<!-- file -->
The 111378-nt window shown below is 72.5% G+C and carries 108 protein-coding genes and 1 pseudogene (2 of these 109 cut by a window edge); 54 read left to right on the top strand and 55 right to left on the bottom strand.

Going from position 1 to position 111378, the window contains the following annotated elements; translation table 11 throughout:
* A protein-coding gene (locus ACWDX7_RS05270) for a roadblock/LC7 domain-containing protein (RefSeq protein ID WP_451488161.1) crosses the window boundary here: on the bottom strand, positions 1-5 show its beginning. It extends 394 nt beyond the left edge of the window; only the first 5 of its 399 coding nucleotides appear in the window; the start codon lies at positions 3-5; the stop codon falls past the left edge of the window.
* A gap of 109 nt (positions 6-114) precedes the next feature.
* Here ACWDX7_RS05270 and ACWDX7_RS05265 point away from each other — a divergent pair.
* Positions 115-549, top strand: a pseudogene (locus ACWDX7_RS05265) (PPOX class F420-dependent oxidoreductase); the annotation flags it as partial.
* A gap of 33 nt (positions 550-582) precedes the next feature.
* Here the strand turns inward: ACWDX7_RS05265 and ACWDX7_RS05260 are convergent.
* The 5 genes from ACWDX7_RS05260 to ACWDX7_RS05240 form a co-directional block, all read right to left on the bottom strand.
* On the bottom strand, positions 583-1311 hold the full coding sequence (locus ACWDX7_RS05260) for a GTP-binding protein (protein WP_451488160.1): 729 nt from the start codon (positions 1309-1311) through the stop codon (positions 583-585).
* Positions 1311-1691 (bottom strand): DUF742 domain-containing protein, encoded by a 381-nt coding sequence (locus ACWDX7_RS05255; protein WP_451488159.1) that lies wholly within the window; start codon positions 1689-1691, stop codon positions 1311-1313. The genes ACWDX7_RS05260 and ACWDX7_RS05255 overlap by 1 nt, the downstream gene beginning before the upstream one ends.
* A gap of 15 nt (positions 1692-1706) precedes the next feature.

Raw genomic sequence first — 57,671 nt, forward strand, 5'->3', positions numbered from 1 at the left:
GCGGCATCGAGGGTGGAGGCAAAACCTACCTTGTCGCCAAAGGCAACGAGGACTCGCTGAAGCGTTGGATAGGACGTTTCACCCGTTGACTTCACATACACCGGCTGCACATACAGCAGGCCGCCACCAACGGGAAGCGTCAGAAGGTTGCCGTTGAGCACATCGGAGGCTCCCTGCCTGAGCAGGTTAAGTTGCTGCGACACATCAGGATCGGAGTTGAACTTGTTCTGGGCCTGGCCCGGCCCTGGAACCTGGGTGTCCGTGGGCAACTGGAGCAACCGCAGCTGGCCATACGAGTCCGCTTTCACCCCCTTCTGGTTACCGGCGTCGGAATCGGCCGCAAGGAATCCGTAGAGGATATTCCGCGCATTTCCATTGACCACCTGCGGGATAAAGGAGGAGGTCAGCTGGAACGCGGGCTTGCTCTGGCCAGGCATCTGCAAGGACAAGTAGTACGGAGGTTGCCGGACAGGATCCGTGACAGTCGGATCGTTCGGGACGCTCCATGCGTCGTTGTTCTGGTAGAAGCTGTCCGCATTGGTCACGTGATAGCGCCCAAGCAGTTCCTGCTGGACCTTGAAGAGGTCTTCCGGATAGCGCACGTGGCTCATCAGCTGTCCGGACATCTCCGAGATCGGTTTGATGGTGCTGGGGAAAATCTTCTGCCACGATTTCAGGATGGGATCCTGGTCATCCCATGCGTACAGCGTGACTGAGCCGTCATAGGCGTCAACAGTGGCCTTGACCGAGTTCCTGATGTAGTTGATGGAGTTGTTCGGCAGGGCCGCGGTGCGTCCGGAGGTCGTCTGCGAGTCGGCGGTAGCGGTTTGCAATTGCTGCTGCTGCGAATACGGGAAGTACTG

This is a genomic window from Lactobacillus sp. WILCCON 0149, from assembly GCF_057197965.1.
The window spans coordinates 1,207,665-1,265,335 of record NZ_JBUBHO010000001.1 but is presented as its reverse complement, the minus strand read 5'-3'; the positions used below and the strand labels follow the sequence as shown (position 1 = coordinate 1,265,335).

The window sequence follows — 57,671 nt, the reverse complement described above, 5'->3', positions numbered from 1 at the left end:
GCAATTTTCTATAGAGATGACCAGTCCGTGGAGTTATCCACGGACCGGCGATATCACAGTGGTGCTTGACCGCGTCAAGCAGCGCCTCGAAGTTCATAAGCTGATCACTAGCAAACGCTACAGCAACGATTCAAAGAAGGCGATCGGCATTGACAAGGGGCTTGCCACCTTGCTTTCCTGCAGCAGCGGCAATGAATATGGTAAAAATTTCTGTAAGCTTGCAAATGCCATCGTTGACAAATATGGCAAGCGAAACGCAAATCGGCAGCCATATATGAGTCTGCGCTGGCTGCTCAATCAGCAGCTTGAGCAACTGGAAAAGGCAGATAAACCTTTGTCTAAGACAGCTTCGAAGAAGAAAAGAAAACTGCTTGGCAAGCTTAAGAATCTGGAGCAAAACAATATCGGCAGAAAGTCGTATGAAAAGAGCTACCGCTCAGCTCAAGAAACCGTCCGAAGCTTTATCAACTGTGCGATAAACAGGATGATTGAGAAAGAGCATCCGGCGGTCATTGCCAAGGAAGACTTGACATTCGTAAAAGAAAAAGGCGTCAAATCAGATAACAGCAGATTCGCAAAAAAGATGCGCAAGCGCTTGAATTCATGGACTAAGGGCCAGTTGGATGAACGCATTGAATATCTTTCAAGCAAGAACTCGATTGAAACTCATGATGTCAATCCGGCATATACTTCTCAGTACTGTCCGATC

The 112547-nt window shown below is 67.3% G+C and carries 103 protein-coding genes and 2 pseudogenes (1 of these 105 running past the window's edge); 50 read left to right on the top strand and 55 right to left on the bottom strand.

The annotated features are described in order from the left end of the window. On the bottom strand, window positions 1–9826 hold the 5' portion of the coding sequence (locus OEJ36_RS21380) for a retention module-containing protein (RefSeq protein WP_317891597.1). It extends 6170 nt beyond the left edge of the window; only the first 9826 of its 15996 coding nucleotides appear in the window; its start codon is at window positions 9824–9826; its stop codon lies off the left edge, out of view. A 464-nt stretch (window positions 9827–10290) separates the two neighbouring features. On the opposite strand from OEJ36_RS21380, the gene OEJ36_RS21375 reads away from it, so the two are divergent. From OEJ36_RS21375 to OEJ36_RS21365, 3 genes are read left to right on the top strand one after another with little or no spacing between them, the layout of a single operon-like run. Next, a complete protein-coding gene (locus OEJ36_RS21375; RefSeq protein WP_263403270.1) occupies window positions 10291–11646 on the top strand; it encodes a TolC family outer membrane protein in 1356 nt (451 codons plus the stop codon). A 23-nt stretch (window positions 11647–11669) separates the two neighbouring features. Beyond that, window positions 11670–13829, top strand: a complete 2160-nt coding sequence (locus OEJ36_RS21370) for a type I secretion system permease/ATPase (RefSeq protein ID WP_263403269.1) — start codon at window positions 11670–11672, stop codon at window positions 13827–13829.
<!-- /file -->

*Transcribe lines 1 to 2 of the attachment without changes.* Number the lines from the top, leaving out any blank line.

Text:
The 111378-nt window shown below is 72.5% G+C and carries 108 protein-coding genes and 1 pseudogene (2 of these 109 cut by a window edge); 54 read left to right on the top strand and 55 right to left on the bottom strand.

Going from position 1 to position 111378, the window contains the following annotated elements; translation table 11 throughout: